by Julieanne Kost

 Comments (2)

Created

April 20, 2012

I know that this post is a bit “off-topic” for my blog, but I believe that reading can be an excellent way to spark one’s imagination. Last weekend,  I read Berhard Schlink’s novel “The Reader”. I’m sure that many of you have already read the book, but I wanted to share a few of his words that inspired vivid images in my mind.

“Her face as it was then has been overlaid in my memory by the faces she had later. If I see her in my mind’s eye as she was then, she doesn’t have a face at all, and I have to reconstruct it. High forehead, high cheekbones, play blue eyes, full lips that formed a perfect curve without any indentation, square chin, a broad-planned, strong, womanly face. I know that I found it beautiful, but I cannot recapture it’s beauty.”

“I don’t mean to say that thinking and reaching decisions have no influence on behavior. But behavior does not merely enact whatever has already been thought through and decided.”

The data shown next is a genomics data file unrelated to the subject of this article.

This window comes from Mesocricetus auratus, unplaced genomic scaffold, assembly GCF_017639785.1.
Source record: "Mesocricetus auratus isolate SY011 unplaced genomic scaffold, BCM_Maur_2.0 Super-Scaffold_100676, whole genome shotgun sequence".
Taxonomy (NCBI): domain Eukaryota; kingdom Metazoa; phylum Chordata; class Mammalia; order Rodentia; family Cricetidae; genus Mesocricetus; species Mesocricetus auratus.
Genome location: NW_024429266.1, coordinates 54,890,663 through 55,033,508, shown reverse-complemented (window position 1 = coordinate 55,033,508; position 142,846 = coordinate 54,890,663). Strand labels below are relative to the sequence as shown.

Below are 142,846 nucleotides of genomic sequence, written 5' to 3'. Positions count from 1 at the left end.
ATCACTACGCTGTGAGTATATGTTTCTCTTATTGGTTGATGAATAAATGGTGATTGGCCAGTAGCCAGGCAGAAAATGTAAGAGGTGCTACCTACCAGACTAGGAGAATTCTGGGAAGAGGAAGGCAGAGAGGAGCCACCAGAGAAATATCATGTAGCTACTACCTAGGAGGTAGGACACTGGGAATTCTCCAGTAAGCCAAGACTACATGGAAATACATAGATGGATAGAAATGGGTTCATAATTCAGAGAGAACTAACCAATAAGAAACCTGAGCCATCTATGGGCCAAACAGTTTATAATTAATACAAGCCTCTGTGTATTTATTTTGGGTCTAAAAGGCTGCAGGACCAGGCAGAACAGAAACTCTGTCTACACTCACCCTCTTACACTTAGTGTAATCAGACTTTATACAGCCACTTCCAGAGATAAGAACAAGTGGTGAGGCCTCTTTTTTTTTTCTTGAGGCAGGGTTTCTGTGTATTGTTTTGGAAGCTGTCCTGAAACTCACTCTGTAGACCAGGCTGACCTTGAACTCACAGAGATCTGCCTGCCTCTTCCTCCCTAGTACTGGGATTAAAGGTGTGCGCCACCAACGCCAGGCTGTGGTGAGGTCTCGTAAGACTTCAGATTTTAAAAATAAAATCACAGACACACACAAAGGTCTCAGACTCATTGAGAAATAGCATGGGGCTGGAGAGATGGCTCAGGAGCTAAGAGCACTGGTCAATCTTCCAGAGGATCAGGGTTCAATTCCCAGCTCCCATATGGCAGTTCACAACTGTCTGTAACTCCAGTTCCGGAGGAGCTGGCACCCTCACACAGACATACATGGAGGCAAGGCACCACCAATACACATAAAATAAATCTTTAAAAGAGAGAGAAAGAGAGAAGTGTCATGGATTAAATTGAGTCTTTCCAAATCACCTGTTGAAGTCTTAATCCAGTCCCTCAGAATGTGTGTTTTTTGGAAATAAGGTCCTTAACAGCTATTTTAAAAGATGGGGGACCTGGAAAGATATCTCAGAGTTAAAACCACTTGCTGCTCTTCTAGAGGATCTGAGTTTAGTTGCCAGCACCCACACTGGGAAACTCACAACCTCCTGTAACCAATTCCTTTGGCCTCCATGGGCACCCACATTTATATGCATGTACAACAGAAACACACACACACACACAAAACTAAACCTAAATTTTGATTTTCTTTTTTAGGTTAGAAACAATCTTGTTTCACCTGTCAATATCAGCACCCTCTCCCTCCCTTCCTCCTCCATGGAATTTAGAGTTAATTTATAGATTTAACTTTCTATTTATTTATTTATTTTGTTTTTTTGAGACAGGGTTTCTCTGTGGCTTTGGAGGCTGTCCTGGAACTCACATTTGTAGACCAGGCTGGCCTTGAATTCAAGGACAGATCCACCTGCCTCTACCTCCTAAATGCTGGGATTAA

“Sometimes the memory of happiness cannot stay true because it ended unhappily.”

“But at a certain point the memory of her stopped accompanying me wherever I went. She stayed behind, the way a city stays behind as a train pulls out of the station. It’s there, somewhere behind you, and you could go back and make sure of it, but why should you?”

“So I stopped talking about it. There’s no need to talk because the truth of what one says lies in what one does.”

I would highly recommend the book – it is not a light read, and certainly will make one think. I’m certain that one of my future composites will be influenced by Bernhard’s eloquent descriptions of his characters.

COMMENTS

  • By Modather Abo.zaid - 10:22 AM on April 20, 2012  

    it’s a really sensitive and inspiring words of his ..
    i didn’t read the book but as i can tell it worth reading ..
    and they came right on time .. :)

    thank u ..

  • By StagWeb - 4:42 AM on January 18, 2013  

    “It doesn’t matter what I feel. It doesn’t matter what I think. The dead are still dead.”

    Such a powerful novel.